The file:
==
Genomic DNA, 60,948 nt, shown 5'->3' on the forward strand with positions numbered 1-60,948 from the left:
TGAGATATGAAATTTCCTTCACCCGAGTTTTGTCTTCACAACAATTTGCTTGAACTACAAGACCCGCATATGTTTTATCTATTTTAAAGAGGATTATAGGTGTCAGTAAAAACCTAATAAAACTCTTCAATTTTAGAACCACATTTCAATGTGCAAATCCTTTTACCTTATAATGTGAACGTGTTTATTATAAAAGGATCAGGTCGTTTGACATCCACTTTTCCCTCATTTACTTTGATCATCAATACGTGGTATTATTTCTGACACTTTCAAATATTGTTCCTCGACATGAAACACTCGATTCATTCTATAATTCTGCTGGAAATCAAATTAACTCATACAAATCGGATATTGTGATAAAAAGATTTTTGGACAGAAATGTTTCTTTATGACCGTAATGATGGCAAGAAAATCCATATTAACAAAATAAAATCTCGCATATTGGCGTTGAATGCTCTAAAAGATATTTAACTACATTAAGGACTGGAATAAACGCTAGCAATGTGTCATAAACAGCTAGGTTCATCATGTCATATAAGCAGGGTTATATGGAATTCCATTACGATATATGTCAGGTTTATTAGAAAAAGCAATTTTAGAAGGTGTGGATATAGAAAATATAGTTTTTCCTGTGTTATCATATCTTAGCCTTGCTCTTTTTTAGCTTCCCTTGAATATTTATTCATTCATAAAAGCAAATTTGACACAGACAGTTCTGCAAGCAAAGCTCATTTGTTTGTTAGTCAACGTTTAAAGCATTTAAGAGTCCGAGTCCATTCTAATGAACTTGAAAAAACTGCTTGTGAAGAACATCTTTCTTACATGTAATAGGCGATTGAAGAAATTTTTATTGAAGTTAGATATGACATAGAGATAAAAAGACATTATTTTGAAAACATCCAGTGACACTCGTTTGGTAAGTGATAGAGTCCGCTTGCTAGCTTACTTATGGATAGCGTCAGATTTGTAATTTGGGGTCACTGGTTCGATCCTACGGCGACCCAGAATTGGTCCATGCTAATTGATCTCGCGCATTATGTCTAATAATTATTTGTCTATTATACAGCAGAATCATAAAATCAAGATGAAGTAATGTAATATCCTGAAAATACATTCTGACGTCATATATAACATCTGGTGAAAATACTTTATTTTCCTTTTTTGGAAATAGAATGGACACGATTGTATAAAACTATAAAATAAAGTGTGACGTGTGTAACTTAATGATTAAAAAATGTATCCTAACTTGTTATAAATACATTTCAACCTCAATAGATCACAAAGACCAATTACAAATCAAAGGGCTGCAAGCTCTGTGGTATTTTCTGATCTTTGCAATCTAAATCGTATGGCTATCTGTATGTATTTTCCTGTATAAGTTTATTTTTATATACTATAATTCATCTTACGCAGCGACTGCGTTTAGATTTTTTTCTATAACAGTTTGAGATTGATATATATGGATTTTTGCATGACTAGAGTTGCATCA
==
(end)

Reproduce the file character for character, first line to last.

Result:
Genomic DNA, 60,948 nt, shown 5'->3' on the forward strand with positions numbered 1-60,948 from the left:
TGAGATATGAAATTTCCTTCACCCGAGTTTTGTCTTCACAACAATTTGCTTGAACTACAAGACCCGCATATGTTTTATCTATTTTAAAGAGGATTATAGGTGTCAGTAAAAACCTAATAAAACTCTTCAATTTTAGAACCACATTTCAATGTGCAAATCCTTTTACCTTATAATGTGAACGTGTTTATTATAAAAGGATCAGGTCGTTTGACATCCACTTTTCCCTCATTTACTTTGATCATCAATACGTGGTATTATTTCTGACACTTTCAAATATTGTTCCTCGACATGAAACACTCGATTCATTCTATAATTCTGCTGGAAATCAAATTAACTCATACAAATCGGATATTGTGATAAAAAGATTTTTGGACAGAAATGTTTCTTTATGACCGTAATGATGGCAAGAAAATCCATATTAACAAAATAAAATCTCGCATATTGGCGTTGAATGCTCTAAAAGATATTTAACTACATTAAGGACTGGAATAAACGCTAGCAATGTGTCATAAACAGCTAGGTTCATCATGTCATATAAGCAGGGTTATATGGAATTCCATTACGATATATGTCAGGTTTATTAGAAAAAGCAATTTTAGAAGGTGTGGATATAGAAAATATAGTTTTTCCTGTGTTATCATATCTTAGCCTTGCTCTTTTTTAGCTTCCCTTGAATATTTATTCATTCATAAAAGCAAATTTGACACAGACAGTTCTGCAAGCAAAGCTCATTTGTTTGTTAGTCAACGTTTAAAGCATTTAAGAGTCCGAGTCCATTCTAATGAACTTGAAAAAACTGCTTGTGAAGAACATCTTTCTTACATGTAATAGGCGATTGAAGAAATTTTTATTGAAGTTAGATATGACATAGAGATAAAAAGACATTATTTTGAAAACATCCAGTGACACTCGTTTGGTAAGTGATAGAGTCCGCTTGCTAGCTTACTTATGGATAGCGTCAGATTTGTAATTTGGGGTCACTGGTTCGATCCTACGGCGACCCAGAATTGGTCCATGCTAATTGATCTCGCGCATTATGTCTAATAATTATTTGTCTATTATACAGCAGAATCATAAAATCAAGATGAAGTAATGTAATATCCTGAAAATACATTCTGACGTCATATATAACATCTGGTGAAAATACTTTATTTTCCTTTTTTGGAAATAGAATGGACACGATTGTATAAAACTATAAAATAAAGTGTGACGTGTGTAACTTAATGATTAAAAAATGTATCCTAACTTGTTATAAATACATTTCAACCTCAATAGATCACAAAGACCAATTACAAATCAAAGGGCTGCAAGCTCTGTGGTATTTTCTGATCTTTGCAATCTAAATCGTATGGCTATCTGTATGTATTTTCCTGTATAAGTTTATTTTTATATACTATAATTCATCTTACGCAGCGACTGCGTTTAGATTTTTTTCTATAACAGTTTGAGATTGATATATATGGATTTTTGCATGACTAGAGTTGCATCA